Awardee #2: Pennsylvania State University
Led by the Pennsylvania State University, in partnership with Honeywell International Inc., Northrop Grumman Corporation, and 3D Systems, Inc., this project will develop and demonstrate an open, layered protocol for PBFAM. The proposed layered, open protocol will define a set of communication constructs used within a cyber-physical system. Each layer of the proposed protocol will define an aspect of the data and communication constructs required to define and execute a powder bed deposition process. It will also enable specification and extraction of scan path and process data and communication between a PBFAM system and other heterogeneous systems. The proposed efforts will leverage ongoing programs at the Center for Innovative Materials Processing though Direct Digital Deposition (CIMP-3D) at Penn State. Through the collaboration with 3D Systems, Honeywell, and Northrop Grumman, the protocol will be developed and then implemented and demonstrated at CIMP-3D on a commercial 3D Systems PBFAM machine. Access to the open protocol will allow researchers access to critical data for modeling, sensing, control, and process optimization and enable industry to enhance qualification and certification efforts, as well as more-efficiently innovate PBFAM process and materials development.
Special Topic – Non-Destructive Evaluation of Complex Metallic Additive Manufactured Structures
Led by EWI, this project will pursue the application of established non-destructive evaluation (NDE) techniques in the inspection of AM components made from titanium and nickel-based alloys and those components fabricated using two AM processes, Direct Metal Laser Melting (DMLM) and Electron Beam Melting (EBM). With input from industry, a matrix of planar and volumetric flaws and internal nonconformities will be prepared for implantation into the selected AM components. The study will also involve qualification of DMLM and EBM processes to fabricate imbedded planar and volumetric flaws with predetermined type, location and dimensions. Up to 128 coupons with artificial and AM flaws will be manufactured and tested to qualify the flaw fabrication specifications and procedures. Among various NDE modalities, X-ray Computed Tomography (CT) was selected and will be performed to examine the specimens and components with representative AM flaws and conditions. The design and optimization of AM flaw matrix in selected components will be aided by computer modeling and simulation of X-ray CT performance indicating possibly the worst and the best inspection scenarios.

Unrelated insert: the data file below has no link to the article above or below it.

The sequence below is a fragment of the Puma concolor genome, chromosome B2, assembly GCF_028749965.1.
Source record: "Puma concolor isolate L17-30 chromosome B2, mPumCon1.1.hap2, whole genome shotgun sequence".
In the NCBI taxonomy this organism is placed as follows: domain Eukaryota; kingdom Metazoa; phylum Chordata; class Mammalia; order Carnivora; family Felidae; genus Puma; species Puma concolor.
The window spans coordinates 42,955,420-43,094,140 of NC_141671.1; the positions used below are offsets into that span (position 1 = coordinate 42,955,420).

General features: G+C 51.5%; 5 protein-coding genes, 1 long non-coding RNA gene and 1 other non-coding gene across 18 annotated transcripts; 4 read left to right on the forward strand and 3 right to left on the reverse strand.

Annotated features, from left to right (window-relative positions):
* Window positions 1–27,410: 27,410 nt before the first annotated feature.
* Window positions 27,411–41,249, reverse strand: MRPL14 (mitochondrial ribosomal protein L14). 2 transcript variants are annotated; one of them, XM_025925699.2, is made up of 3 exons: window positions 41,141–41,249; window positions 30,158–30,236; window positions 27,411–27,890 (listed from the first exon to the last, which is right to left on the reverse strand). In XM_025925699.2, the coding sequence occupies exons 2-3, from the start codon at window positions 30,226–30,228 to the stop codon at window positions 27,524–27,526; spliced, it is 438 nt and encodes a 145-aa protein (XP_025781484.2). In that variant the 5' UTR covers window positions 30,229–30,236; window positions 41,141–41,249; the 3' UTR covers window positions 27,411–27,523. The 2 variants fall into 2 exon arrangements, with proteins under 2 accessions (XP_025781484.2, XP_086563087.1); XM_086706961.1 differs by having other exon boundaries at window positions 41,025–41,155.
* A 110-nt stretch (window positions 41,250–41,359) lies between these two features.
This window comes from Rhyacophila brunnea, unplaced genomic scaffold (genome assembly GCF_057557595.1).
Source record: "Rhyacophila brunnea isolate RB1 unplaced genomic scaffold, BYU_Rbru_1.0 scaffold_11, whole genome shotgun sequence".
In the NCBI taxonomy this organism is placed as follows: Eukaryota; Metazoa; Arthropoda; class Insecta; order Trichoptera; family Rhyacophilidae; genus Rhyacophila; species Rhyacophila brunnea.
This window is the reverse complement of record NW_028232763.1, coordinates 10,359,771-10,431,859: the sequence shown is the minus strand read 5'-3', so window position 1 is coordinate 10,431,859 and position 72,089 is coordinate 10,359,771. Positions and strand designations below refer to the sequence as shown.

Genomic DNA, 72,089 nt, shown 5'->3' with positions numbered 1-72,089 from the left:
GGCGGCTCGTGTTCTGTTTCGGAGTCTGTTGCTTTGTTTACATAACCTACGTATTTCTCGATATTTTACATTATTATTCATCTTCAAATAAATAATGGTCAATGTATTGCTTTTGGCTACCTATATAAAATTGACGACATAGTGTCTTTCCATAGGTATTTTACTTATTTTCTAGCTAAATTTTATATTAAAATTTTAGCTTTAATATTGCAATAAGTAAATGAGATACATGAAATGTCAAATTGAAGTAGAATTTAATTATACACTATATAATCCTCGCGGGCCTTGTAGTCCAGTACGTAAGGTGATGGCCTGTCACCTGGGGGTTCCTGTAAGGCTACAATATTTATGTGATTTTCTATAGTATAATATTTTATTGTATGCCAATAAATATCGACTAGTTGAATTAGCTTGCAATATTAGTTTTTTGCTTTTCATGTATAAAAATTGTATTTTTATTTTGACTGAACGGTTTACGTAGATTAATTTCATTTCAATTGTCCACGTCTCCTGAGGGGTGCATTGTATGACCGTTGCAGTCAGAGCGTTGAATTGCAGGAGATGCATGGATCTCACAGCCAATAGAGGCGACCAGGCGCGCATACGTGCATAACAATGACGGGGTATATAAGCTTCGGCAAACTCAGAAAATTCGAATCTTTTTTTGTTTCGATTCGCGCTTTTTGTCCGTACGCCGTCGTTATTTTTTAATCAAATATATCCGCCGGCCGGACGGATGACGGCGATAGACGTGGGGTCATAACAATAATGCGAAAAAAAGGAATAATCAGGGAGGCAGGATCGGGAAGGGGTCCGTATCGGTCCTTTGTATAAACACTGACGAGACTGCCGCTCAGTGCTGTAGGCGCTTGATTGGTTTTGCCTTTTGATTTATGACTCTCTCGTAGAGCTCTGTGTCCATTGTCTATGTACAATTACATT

“I want to congratulate the America Makes community and our Special Topic Project Call awardees, as well as recognize the AFRL team for their support and funding,” said America Makes Founding Director and NCDMM President and Executive Director Ralph Resnick. “Through the collaborative efforts of the America Makes member community, we are making extraordinary strides in advancing AM and 3DP technologies.”
The anticipated start date of the Special Topic Projects is early 2015.
About America Makes
America Makes is the National Additive Manufacturing Innovation Institute. As the national accelerator for additive manufacturing (AM) and 3D printing (3DP), America Makes is the nation’s leading and collaborative partner in AM and 3DP technology research, discovery, creation, and innovation. Structured as a public-private partnership with member organizations from industry, academia, government, non-government agencies, and workforce and economic development resources, we are working together to innovate and accelerate AM and 3DP to increase our nation’s global manufacturing competitiveness. Based in Youngstown, Ohio, America Makes is the first institute for up to 45 manufacturing innovation institutes to follow and is driven by the National Center for Defense Manufacturing and Machining (NCDMM). For more information about America Makes, visit http://americamakes.us.
The NCDMM delivers optimized manufacturing solutions that enhance the quality, affordability, maintainability, and rapid deployment of existing and yet-to-be developed defense systems. This is accomplished through collaboration with government, industry, and academic organizations to promote the implementation of best practices to key stakeholders through the development and delivery of disciplined training, advanced technologies, and methodologies. For additional information, visit the NCDMM at ncdmm.org.